Superstitions

What is a superstition?

Superstitions are beliefs and practises which originated in different cultures before scientific influence. In the absence of medicine, superstitions were the belief that various things represented good or bad luck, therefore people participated in these practises in order to remain safe.

How we learn

Has a parent ever shouted at you for accidentally breaking a mirror or walking under a ladder? Have they asked you to touch wood after saying something relating to misfortune? Perhaps you watched your parent as they anxiously searched for that second magpie? Would they not allow you to go outside on Friday the 13th?

As a child, we trust in those who take care of us to protect us from danger. Therefore, if we see our parent experiencing fear and acting on a superstition, we tend to code these events similarly and copy their behaviour resulting in unchallenged habits passed from generation to generation.

Superstitions and Mental Health 

The message that is apparent in superstitions is to act in order to prevent something bad happening. However, this installs the inaccurate belief that fulfilling tasks can prevent misfortune. There is a link to how superstitions can escalate into OCD behaviours and other anxiety disorders. In times of distress, people may feel like things are out of control and therefore try and take control by obsessively performing rituals that they believe will keep them and their loved ones safe. 

Superstitions can result in a number of other disorders as a result of a traumatic event. 

A child may see their parent visibly upset about a broken mirror as they express a belief that bad luck is imminent. In that moment they install a belief and it is possible that in time, the child may blame the mirror for any negative event that occurs afterwards despite them being entirely unrelated.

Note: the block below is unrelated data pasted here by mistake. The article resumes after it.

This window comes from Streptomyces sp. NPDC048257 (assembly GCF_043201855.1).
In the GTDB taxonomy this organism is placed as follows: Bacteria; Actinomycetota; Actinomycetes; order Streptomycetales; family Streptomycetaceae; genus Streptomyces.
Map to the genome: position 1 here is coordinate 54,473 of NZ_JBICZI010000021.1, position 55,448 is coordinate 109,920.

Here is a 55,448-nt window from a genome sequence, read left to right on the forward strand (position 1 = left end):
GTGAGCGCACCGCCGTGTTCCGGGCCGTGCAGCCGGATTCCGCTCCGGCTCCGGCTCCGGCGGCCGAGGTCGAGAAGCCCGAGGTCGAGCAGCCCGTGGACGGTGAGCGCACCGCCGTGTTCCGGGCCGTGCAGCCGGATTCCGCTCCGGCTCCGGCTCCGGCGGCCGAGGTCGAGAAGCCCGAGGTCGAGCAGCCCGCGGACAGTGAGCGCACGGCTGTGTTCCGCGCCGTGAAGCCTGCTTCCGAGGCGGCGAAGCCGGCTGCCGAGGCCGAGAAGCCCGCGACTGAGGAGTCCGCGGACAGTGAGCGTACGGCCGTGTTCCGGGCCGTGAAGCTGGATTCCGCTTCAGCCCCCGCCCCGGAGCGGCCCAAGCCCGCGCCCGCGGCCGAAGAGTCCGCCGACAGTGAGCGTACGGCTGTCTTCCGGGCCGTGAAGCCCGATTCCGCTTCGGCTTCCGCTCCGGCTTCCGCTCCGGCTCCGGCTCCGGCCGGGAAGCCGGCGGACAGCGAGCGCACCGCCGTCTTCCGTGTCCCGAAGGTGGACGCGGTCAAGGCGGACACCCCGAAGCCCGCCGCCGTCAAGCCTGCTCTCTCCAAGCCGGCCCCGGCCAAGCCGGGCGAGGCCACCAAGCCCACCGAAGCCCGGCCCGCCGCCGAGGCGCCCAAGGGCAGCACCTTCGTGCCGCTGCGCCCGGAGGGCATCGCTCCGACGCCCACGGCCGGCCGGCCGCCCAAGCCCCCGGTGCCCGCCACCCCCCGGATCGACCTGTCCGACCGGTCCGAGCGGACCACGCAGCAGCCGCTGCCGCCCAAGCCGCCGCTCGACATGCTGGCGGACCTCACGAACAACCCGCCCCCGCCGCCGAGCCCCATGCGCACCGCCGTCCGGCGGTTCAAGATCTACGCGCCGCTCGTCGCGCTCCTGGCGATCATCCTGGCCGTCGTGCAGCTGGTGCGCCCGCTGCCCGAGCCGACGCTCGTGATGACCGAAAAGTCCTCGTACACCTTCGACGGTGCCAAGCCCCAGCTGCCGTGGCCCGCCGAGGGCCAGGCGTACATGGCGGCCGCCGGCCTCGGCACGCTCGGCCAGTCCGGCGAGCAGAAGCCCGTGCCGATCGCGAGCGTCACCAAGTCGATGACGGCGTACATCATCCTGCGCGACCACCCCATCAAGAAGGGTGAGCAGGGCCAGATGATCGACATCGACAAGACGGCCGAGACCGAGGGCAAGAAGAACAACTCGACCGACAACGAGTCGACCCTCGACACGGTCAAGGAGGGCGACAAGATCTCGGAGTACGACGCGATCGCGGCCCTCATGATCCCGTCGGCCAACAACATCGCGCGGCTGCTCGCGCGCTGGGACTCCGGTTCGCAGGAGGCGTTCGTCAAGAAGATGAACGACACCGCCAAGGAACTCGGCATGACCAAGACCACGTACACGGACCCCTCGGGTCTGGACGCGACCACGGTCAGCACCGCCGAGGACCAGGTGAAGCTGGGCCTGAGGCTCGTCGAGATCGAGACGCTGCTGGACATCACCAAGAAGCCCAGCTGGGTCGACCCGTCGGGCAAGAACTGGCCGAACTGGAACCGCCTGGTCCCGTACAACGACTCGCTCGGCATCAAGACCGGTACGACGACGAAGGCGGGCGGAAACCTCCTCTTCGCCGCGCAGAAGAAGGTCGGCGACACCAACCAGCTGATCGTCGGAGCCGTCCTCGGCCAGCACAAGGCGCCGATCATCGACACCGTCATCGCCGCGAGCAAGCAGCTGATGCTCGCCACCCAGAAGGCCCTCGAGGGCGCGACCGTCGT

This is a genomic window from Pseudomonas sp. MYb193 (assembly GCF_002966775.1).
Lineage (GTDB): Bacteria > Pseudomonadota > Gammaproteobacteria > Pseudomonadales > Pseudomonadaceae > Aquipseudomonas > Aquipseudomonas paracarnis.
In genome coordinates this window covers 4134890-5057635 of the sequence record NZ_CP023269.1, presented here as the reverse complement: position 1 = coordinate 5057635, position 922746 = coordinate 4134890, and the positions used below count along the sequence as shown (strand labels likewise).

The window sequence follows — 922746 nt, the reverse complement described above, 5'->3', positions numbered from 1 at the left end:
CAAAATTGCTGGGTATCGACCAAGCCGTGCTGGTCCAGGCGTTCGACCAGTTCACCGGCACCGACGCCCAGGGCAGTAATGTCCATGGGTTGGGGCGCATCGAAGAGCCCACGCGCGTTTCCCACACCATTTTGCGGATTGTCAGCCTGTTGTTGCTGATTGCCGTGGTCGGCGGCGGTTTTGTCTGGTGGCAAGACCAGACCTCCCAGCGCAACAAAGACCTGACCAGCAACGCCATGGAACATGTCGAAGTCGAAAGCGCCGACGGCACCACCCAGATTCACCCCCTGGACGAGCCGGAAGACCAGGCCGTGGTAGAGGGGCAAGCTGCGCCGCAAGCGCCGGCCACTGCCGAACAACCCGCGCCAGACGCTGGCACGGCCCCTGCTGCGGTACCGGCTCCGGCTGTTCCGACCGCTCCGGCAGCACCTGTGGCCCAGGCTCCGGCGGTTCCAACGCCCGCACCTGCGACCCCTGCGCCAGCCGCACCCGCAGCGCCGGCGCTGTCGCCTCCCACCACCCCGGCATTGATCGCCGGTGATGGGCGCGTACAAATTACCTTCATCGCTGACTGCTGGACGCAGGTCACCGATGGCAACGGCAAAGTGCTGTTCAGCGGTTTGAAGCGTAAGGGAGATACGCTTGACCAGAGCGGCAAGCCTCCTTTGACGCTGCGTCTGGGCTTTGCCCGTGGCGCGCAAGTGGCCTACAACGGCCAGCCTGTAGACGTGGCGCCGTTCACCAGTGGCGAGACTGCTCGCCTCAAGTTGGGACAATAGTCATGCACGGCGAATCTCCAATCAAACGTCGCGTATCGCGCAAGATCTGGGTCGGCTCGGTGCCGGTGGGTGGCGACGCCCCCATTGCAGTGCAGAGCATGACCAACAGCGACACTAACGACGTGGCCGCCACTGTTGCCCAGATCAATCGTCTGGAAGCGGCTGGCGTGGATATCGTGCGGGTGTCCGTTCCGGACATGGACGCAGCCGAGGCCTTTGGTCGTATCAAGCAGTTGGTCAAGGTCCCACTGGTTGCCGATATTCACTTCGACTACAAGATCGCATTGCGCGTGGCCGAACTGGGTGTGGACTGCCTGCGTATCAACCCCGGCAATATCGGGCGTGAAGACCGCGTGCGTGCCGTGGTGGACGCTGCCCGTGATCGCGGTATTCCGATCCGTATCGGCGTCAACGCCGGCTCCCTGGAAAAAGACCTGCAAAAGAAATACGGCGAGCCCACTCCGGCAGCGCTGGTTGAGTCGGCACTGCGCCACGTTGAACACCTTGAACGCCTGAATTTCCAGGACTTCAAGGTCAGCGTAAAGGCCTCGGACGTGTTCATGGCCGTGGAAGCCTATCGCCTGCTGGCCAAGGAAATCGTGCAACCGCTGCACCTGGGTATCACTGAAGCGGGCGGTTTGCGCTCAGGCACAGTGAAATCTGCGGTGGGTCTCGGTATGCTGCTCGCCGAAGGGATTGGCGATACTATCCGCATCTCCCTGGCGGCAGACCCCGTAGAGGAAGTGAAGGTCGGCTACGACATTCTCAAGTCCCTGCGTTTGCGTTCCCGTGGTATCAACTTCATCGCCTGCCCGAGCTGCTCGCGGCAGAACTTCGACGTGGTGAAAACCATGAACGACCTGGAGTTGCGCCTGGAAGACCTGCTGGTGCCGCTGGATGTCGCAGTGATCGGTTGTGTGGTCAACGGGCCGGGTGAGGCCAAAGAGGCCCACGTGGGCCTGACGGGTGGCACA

As the child gets older, they may then develop an anxiety disorder and become fearful or phobic of mirrors, perhaps they may even be anxious about getting into a car or using other transport as they believe something bad will happen, over time they may even refuse to leave home as they believe it’s safer, resulting in agoraphobia and even depression.

Conclusion

If you have a superstition that is impacting your life negatively, it helps to learn the origin of the superstition and why people believed it was relevant at the time in their culture. 

For example, knocking on wood will not achieve anything , but there are regular advances in science and medicine which provides cures that people benefit from every day.  People also believed that a mirror reflected the soul, and that a broken mirror represented a broken soul which would take 7 years to regenerate. However, consider that we look into a mirror to view our physical reflection and not to view how we feel! Inanimate objects, whether intact or broken, cannot determine our fortune or misfortune.

Provide yourself with evidence as to why these superstitions do not apply to you or the world we live in today. Also, acknowledge that you got the belief from your parents and they learned it from theirs, so ultimately the fear was not yours but in fact someone else’s. 

We were not born with superstitions so therefore superstition has no place in our reality today.

Download our Free superstitions PDF here…

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